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Gloria Mundi

Walter de la Mare 1873 (Charlton, London) – 1956 (Twickenham)



Upon a bank, easeless with knobs of gold,
Beneath a canopy of noonday smoke,
I saw a measureless Beast, morose and bold,
With eyes like one from filthy dreams awoke,
Who stares upon the daylight in despair
For very terror of the nothing there.

This beast in one flat hand clutched vulture-wise
A glittering image of itself in jet,
And with the other groped about its eyes
To drive away the dreams that pestered it;
And never ceased its coils to toss and beat
The mire encumbering its feeble feet.

Sharp was its hunger, though continually
It seemed a cud of stones to ruminate,
And often like a dog let glittering lie
This meatless fare, its foolish gaze to sate;
Once more convulsively to stoop its jaw,
Or seize the morsel with an envious paw.

Indeed, it seemed a hidden enemy
Must lurk within the clouds above that bank,
It strained so wildly its pale, stubborn eye,
To pierce its own foul vapours dim and dank;
Till, wearied out, it raved in wrath and foam,
Daring that Nought Invisible to come.

Ay, and it seemed some strange delight to find
In this unmeaning din, till, suddenly,
As if it heard a rumour on the wind,
Or far away its freer children cry,
Lifting its face made-quiet, there it stayed,
Till died the echo its own rage had made.

That place alone was barren where it lay;
Flowers bloomed beyond, utterly sweet and fair;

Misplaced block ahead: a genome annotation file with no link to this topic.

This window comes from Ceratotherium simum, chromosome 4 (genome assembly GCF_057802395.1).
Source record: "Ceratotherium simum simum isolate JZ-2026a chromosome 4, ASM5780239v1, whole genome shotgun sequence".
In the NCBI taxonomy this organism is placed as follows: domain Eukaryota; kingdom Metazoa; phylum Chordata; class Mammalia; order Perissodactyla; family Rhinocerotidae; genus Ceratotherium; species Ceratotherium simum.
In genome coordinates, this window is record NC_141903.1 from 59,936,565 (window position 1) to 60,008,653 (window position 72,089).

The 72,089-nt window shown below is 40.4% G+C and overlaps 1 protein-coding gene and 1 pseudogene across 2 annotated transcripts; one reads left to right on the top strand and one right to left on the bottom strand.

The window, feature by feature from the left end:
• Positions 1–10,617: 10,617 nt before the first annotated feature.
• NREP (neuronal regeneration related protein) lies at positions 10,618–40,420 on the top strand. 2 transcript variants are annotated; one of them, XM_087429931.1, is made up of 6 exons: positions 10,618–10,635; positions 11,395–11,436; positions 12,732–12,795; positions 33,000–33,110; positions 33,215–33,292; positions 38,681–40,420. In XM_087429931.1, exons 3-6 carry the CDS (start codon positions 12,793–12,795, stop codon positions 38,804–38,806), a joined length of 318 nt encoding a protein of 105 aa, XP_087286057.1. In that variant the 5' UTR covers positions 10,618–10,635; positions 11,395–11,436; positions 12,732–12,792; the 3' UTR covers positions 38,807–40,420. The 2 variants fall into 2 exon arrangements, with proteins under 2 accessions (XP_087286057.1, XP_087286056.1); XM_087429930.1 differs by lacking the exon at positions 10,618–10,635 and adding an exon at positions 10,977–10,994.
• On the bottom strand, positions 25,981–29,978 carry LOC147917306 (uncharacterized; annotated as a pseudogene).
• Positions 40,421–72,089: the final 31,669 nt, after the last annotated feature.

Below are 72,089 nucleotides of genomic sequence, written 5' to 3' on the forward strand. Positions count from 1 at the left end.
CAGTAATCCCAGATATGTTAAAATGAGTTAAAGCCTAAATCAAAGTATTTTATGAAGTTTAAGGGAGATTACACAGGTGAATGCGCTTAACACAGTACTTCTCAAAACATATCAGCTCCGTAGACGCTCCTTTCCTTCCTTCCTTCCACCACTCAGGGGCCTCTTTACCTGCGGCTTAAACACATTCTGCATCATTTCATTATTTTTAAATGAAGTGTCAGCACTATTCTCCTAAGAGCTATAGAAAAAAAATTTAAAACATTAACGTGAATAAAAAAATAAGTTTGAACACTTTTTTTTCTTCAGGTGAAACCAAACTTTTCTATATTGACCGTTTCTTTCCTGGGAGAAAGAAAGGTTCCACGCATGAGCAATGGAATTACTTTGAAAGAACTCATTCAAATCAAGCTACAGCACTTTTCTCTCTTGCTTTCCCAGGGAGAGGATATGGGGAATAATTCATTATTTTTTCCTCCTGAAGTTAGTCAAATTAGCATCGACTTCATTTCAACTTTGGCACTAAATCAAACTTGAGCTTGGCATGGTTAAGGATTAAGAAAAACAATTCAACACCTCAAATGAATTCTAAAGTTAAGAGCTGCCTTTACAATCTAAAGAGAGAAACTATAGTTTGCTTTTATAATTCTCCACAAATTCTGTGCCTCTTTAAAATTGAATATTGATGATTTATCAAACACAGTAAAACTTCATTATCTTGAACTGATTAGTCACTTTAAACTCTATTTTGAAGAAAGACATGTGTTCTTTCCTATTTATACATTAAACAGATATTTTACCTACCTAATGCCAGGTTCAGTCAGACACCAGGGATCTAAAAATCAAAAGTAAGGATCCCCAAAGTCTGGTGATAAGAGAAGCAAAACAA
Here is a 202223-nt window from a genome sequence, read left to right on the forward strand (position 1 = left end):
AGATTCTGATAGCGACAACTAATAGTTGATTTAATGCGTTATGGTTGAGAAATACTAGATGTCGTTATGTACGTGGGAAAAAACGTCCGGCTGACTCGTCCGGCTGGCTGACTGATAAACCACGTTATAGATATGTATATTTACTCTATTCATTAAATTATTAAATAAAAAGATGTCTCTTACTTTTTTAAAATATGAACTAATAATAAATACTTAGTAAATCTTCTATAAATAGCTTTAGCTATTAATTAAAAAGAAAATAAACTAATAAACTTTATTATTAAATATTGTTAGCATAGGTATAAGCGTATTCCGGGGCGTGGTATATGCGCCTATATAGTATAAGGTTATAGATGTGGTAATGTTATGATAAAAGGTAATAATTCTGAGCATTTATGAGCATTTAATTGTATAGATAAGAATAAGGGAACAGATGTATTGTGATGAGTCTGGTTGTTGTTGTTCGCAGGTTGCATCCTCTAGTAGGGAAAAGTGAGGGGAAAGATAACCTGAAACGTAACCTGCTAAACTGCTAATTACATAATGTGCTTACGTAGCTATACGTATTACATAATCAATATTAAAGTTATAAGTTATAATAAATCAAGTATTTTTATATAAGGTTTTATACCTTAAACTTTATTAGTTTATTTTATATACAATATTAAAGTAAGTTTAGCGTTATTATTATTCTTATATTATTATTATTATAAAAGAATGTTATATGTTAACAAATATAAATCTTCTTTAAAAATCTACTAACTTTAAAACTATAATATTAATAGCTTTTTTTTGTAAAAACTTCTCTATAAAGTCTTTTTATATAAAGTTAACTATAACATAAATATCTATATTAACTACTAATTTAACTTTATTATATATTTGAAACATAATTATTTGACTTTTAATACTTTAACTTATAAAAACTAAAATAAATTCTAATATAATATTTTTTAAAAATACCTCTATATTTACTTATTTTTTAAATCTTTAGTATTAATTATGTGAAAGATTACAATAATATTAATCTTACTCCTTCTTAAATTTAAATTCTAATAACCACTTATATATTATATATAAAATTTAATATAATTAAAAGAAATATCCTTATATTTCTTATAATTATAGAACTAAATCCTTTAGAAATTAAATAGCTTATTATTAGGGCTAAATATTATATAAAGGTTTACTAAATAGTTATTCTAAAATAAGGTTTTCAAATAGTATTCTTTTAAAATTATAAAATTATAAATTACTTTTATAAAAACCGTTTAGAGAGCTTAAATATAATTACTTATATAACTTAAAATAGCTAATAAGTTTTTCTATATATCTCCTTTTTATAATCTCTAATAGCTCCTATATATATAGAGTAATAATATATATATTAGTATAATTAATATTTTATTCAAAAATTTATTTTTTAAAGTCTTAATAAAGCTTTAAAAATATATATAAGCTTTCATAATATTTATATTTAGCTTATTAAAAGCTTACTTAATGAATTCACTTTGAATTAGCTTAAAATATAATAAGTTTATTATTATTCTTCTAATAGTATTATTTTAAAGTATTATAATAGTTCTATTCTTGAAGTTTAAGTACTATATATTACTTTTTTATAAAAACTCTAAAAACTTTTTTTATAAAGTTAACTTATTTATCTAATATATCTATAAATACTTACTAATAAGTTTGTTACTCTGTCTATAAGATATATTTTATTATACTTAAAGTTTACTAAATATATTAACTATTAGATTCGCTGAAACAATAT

And even its own dull heart might think to stay
In livelong thirst of a clear river there,
Flowing from unseen hills to unheard seas,
Through a still vale of yew and almond trees.

And then I spied in the lush green below
Its tortured belly, One, like silver, pale,
With fingers closed upon a rope of straw,
That bound the Beast, squat neck to hoary tail;
Lonely in all that verdure faint and deep,
He watched the monster as a shepherd sheep.

I marvelled at the power, strength, and rage
Of this poor creature in such slavery bound;
Fettered with worms of fear; forlorn with age;
Its blue wing-stumps stretched helpless on the ground;
While twilight faded into darkness deep,
And he who watched it piped its pangs asleep.

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Submitted on May 13, 2011

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Walter de la Mare

Walter John de la Mare was an English poet short story writer and novelist best remembered for his works for children and The Listeners He was born in Kent and was educated at St Pauls Cathedral School His first book Songs of Childhood was published under the name Walter Ramal His 1921 novel Memoirs of a Midget won the James Tait Black Memorial Prize for fiction more…

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